Type: Trad, 400 ft, 4 pitches, Grade III
FA: Les Ellison & Brian Smoot, 1979
Page Views: 2,478 total · 16/month
Shared By: bsmoot on Sep 3, 2006
Admins: Andrew Gram, Nathan Fisher, Perin Blanchard, grk10vq

You & This Route

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Access Issue: Gate Buttress Area Recreational Lease: Climbs on Church Buttress above vault remain closed Details


Pitch 1 Begins on Lunch ledge, 40' left of the S Direct. Stem up grooves for 20'. Traverse right to a shallow crack in a right facing corner. Climb straight up (poor pro) to a low angle slab below a wide roof. Belay at the left end of this roof, about 10 feet ABOVE the slab at 2 bolts (5.9 R/X not obvious). This dangerous pitch can be avoided by climbing the first pitch of the S direct and traversing left across the easy slab to the belay (5.6).

Pitch 2: Climb up and right along a ramp to a steep section. The airy belay is 20' higher (5.10).

Pitch 3: Move up & right to a beautiful flake, similar to the "Zion Curtain" in Bells. At the end of the flake move back left and up to a bolted belay - great pitch! (5.10a).

Pitch 4: Ascend the slab above to the chimney breaking the headwall above to the top (5.8).

This route has been recently re-bolted.


Starts on Lunch Ledge, left of the S Direct.


Standard traditional rack. If you climb the first pitch you may want to bring a few large copperheads!


This is a lot of fun. You should know it is not as sustained as S-direct and the runnouts you do have are where its 5.6 or less. It definitely has harder moves than S-direct and they are for real but almost always within arms reach of a bolt or pro.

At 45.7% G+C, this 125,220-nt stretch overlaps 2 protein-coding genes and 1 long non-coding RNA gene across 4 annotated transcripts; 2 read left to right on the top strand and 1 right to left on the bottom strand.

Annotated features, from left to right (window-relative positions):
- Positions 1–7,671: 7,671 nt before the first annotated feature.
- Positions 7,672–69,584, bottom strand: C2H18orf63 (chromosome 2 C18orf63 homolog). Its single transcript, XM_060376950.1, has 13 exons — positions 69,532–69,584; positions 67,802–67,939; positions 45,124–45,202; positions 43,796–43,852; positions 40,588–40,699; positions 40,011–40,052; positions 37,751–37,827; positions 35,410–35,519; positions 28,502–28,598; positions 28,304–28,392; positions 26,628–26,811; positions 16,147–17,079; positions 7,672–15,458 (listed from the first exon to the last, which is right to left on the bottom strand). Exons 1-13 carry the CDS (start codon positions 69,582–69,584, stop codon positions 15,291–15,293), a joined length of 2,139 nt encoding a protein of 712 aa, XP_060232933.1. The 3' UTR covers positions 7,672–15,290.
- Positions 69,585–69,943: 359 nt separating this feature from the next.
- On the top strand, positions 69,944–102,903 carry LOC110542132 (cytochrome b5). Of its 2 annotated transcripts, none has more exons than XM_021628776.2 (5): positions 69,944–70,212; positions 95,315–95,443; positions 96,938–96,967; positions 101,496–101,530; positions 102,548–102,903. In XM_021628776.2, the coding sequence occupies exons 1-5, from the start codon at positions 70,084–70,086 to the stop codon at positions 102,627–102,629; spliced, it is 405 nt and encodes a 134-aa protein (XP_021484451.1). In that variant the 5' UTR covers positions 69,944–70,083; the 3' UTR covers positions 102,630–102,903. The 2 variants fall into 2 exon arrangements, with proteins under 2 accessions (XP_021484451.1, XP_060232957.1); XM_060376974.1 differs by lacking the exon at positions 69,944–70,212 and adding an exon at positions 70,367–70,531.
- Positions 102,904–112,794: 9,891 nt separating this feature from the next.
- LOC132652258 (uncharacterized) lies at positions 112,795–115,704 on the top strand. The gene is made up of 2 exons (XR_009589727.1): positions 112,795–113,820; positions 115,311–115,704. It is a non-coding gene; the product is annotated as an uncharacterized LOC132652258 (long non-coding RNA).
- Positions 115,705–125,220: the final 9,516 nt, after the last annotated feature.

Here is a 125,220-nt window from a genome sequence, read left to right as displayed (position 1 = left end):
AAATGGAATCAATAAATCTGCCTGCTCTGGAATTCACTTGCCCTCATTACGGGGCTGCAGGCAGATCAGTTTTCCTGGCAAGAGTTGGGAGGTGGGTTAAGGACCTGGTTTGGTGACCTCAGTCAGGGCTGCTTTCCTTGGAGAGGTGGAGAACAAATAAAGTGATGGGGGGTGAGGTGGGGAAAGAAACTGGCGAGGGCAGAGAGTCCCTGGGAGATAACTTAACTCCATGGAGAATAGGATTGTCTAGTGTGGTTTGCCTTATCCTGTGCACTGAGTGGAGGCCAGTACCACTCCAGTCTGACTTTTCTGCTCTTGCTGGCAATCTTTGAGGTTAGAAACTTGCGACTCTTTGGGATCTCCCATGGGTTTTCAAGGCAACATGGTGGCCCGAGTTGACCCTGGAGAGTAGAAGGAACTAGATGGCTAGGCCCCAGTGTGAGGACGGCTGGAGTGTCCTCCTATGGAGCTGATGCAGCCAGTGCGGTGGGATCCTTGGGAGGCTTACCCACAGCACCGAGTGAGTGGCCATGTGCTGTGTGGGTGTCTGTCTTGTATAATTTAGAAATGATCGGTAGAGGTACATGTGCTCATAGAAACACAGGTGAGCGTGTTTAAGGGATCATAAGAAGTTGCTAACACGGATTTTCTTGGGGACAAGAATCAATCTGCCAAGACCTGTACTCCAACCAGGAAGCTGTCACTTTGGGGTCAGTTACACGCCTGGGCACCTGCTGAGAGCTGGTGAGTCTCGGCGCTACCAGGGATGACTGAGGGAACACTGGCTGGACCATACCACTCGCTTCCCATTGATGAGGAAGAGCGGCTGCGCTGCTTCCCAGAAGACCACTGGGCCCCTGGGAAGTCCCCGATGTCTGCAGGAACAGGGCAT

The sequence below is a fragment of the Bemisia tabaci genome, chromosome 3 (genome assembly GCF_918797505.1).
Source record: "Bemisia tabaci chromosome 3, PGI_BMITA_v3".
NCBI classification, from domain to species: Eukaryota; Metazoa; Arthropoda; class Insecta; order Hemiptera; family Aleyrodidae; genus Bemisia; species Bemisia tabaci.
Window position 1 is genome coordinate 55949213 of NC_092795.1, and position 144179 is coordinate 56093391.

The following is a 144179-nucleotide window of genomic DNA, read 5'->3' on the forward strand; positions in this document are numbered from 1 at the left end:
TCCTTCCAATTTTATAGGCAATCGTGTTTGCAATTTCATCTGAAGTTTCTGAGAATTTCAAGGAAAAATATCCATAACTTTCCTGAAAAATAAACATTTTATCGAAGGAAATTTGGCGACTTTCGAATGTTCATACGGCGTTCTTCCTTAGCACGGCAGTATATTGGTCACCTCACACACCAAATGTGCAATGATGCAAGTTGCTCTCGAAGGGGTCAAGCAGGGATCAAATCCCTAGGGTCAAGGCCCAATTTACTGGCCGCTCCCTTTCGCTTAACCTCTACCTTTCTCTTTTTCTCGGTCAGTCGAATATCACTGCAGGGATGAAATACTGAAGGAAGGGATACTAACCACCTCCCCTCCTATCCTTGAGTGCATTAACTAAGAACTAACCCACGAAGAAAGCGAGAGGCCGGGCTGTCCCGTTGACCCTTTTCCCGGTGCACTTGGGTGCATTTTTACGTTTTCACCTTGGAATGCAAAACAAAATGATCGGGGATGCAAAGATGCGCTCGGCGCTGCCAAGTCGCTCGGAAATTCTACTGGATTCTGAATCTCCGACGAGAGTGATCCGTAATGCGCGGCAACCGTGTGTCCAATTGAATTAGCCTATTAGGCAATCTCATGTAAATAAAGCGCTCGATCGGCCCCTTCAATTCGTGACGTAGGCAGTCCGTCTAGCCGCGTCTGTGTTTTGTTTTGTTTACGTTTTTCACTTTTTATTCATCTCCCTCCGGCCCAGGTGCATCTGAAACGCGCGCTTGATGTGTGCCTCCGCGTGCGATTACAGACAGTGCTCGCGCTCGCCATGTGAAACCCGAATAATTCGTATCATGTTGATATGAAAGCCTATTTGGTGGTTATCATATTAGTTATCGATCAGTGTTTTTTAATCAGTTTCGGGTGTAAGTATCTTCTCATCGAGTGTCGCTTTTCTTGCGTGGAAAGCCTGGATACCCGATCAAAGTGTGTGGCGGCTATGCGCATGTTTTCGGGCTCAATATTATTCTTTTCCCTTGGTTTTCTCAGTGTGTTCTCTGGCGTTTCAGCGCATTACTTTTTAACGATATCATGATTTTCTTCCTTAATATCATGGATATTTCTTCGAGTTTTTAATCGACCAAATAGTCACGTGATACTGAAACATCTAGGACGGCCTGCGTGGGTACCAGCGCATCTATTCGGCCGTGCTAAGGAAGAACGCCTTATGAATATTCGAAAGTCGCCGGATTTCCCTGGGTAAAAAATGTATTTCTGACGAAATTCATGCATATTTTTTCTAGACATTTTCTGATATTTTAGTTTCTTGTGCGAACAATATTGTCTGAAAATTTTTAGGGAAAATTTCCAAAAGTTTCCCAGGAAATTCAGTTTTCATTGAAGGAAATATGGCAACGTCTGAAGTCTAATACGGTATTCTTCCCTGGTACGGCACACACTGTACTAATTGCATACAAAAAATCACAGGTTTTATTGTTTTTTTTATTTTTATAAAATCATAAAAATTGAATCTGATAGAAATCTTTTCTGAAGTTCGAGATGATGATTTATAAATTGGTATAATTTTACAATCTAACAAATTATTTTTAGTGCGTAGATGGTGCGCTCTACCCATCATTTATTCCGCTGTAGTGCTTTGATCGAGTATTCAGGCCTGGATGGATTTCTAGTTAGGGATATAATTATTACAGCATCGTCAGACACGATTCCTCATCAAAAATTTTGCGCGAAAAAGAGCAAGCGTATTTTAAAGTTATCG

If you've done S-Direct and loved getting high on the Thumb this is a very worthy option. Do the alternate after the first pitch of S-direct as Brian recommended. That flake pitch is a lot like the Zion's Curtain on Arm and Hammer in Bell's and has cool entry and exit moves, making it worth the trip alone.

You can easily traverse to the top of S-direct from the anchor after the flake if you wanted to rap the whole thing with a 70m rope. May 10, 2008
The last pitch is very good (5.8). Don't stop after the flake! This pitch will actually give u a workout (nice change from slabbing). Nothing bigger than a #4 Camalot. The rest of the climb below is super cool too. Climb Robbins Crack while u are up there. Oct 8, 2008
Luke Douglas  
Classic line, with really cool moves, bold! More traffic would clean up some of the removable chicken heads and exfoliating slab sections. Oct 29, 2008
Boissal .
Small Lake, UT
Boissal .   Small Lake, UT
The flake pitch is really good and safe with the new beefy hardware. We rapped into it from the top of S-direct and it seems like a 70m rope would make it (we had 2).
The moves off the belay are thin and the rock a bit flakey, I'd recommend lowering the belayer to the last bolt of the previous pitch to prevent a nasty fall on the anchor (1 new bolt - 2 button-heads). There's a bad piece in the roof between the belay and the 1st bolt but I'd expect it to blow. Reaching the flake requires a leap of faith or some serious levitation.
After getting back into the corner above the flake, watch for a super-flexy tongue of granite that you'd pull straight on your belayer.
The last pitch can be protected entirely with slung chickenheads until you reach the roof.
I need to get back up there and do the first two pitches... Oct 6, 2009
Micah Lewkowitz
Ridgway, CO
Micah Lewkowitz   Ridgway, CO
I put up a trip report of Spring Fever on my site. Check it out for beta and photos: Trip Report Apr 19, 2013